“Teenage foster children are a sorely underserved group. We were able to engage 30 individuals we would not have normally seen. Each participant received a starter-kit to get outdoors and make their own connections in the natural world—a backpack with an AMC field guide, rain jacket, hooded sweatshirt and base layers from our Bryant Pond supply.”

The goal for the three organizations was to help troubled youth find peace in the outdoors and for themselves.

“But it was also a way to talk with teens about having healthy relationships,” Fournier emphasized. “We talked about safe dating practices, about fishing or hiking with other people. It’s a new way to help kids learn about healthy choices when they are under pressure from others to fall back on other, unproductive activities.

“Now we are a resource for them to find new activities. They are reaching out to me and asking about places they can to do their own fishing. These are kids that have never been connected to 4H until now. Maybe some of them will enroll in other 4H programs. Reaching non-4H youth with our programming has been a major accomplishment.”

The program was funded by grants through the state agencies and the three groups have decided to keep working on it. They are pursuing additional grants and planning new sessions to start back up in the fall and continue them through next spring. Kids can participate whether their school is open or remote.

Fall plans

Bryant Pond Learning Center has traditionally worked with schools in Oxford county on experiential education programs year-round. While the Maine Department of Education has green lighted schools in all counties to reopen, Fournier said with restrictions and guidelines subject to shift on little notice the camp is adjusting its fall plans to a more narrow scope and hopes to expand it again for spring sessions.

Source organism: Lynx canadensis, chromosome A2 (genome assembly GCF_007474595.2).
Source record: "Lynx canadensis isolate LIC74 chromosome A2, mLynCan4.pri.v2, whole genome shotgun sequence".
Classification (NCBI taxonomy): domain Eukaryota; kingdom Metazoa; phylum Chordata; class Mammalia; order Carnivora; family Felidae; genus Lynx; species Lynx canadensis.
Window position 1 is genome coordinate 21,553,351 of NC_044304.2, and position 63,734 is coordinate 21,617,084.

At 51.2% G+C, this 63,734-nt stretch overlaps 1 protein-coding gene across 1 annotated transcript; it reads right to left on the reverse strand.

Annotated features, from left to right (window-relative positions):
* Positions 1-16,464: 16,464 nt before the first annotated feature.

“We need to work out our regular school programming going forward,” he said. “Most [districts] have deferred their fall programs with us until next spring since things change so rapidly. In lieu of what we normally do, this fall we are focusing support for SAD 17 schools and Telstar Academy freshmen from SAD 44.

“We are rediscovering that kids actually thrive when they go outdoors to learn. We’re looking to create more outdoor classroom spaces here for kids. Covered spaces like pavilions, and natural venues where the students can spread out. We are here to support learning hands-on in an experiential way that educators can dovetail with their class curriculum.”

Fournier and his staff are working with local administrators to iron program details but he expects Bryant Pond Learning Center will support SAD 17 with robust fall sessions with rotating classes able to use the camp space and stay safe within Center for Disease Control guidelines.

“Rather than having a high volume of kids coming in at once we can work closely with those two districts to do our best work and make safety the highest concern,” Fournier said. “Beyond the fall, we are looking at bringing more schools back for winter activities – snow shoeing, ice fishing, hiking.

“Our goal is to tie it to the schools’ curriculum. Keep their time here applicable to their learning and provide value to teachers. We are taking the experiential education model into their classrooms by pulling the classrooms outdoors.

Support needed

Despite the innovative ways Bryant Pond 4-H Camp has found to continue engaging local youth during an unprecedented time, Fournier says it has been hard seeing camp stay so quiet this summer.

Bryant Pond 4-H Camp has remained eerily quiet all summer. Supplied photo

“In a way it’s hard to be here with it so quiet,” he said. “Normally we’d have several groups of campers, probably 120 or more, doing a wide range of activities. Canoeing, boating, fishing, archery, hiking, geology, arts. We usually have 50 seasonal employees leading activities and instruction. But now we can only have three people working onsite at essential functions and three people working remotely.”

A quiet camp is a camp with no revenue to operate.

“Even though we are part of the University of Maine, our revenue is largely generated by camp tuition, with some grant support,” Fournier said. “Being unable to run our programs, our funding has essentially stopped. Now more than ever we need support to help weather through the pandemic and keep serving Oxford county communities.”

Fournier said people can support Bryant Pond 4-H Camp and Learning Center with direct online donations at and through the Maine 4-H Foundation.

“We keep our Facebook page updated about the different things we have going on,” he said, adding that people can also contact his office directly at 207-665-2068 to learn more about its youth programs and services.